Yoko Ono at the Pitchfork Music Festival. Photo by Mark C. Austin
Pitchfork’s booking of Yoko Ono last on Saturday night of their festival was a kind of wink-and-nod, a nominal gesture of respect to a venerable con artist. It was also a cover story, an invitation to the crowd to head to the exits, guilt free; the night was almost over anyway and Cat Power, or whoever, had already played. Stay for a few songs, see Lennon’s wife before she dies, and then hit the after parties.
In the crowd earlier, waiting for Clipse to get going, plastic flashlights started raining down, more useless sponsored objects, e.g. the lanyards and cozies and XXL sized t-shirts, free energy drinks, branded chillout tents, stickers and buttons and keychains. The flashlights said Onochord on them, and for all I know they were doing this out in the crowd all day, lacing thousands of kids with tiny flashlights.
This was deliberate play on the gift-bag bonanza, “free” items that actually cost you something. When Ono started playing, if you had one in hand, you’d have to play along. “Send the ONOCHORD message ‘I LOVE YOU’ by repeatedly blinking the light in the frequencies and the durations required for the message.” Video screens, jumbotrons had Ono on pre-recorded video, flashing her own tiny light in time with her own tiny incantation, cuing those in the crowd to do the same. This is her famous single-plum-a-derby routine, maddening idealism by way of broken English. And if you stayed, you participated.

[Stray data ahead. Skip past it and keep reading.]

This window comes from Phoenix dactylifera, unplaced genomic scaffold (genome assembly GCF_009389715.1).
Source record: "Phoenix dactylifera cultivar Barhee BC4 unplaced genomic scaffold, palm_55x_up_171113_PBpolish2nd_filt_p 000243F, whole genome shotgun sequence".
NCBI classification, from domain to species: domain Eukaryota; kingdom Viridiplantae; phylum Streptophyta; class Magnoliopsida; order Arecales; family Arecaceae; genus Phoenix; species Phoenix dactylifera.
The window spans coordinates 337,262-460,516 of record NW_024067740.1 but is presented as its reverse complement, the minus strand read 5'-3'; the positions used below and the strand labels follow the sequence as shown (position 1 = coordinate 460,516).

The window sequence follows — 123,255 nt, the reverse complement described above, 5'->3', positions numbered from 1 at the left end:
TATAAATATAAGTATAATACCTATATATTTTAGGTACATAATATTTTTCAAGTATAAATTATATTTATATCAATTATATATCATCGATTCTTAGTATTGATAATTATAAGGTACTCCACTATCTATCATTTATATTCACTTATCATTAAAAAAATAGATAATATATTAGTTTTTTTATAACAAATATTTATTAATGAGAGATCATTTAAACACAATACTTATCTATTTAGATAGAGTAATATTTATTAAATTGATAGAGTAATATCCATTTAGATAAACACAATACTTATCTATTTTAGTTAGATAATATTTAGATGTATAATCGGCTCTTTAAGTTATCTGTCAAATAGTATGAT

And for what? To watch Ono do her Yoko Ono/Plastic Ono Band, “Why”-jazz thing, howling over what was essentially bar rock, played grindingly tentative by the young and intimidated band she brought along. That she’s been doing this for over forty years didn’t make it any less of a prank. On the same stage as the sterile ATP concision of the night before, limp Spiderland into most of Liquid Swords, capped by Daydream Nation, Ono was singling out the whole reverential concept as part of the problem. It also sounded awful.
Plus it all built to the billboard Christmas event that launched a thousand more jokes, Ono leading Thurston Moore and a crowd in the high thousands to chant “War is over! If you want it” while critics all around me giggled and speculated as to ongoing death counts in Iraq, Darfur, and Afghanistan. Maybe even some of them realized this was in part the point.
Ono provides plenty confirmation for the smug assumption that she’s more curio than working artist. But her apparent naivete is in fact the opposite, a deliberate trap for her audience. It’s only later that we realize how far ahead of our own ongoing reactions – and I’m still laughing thinking about her half-Kravitz, half-witch doctor performance, even now – she is. As a friend said halfway through, “I want to see what people write about this on Monday.”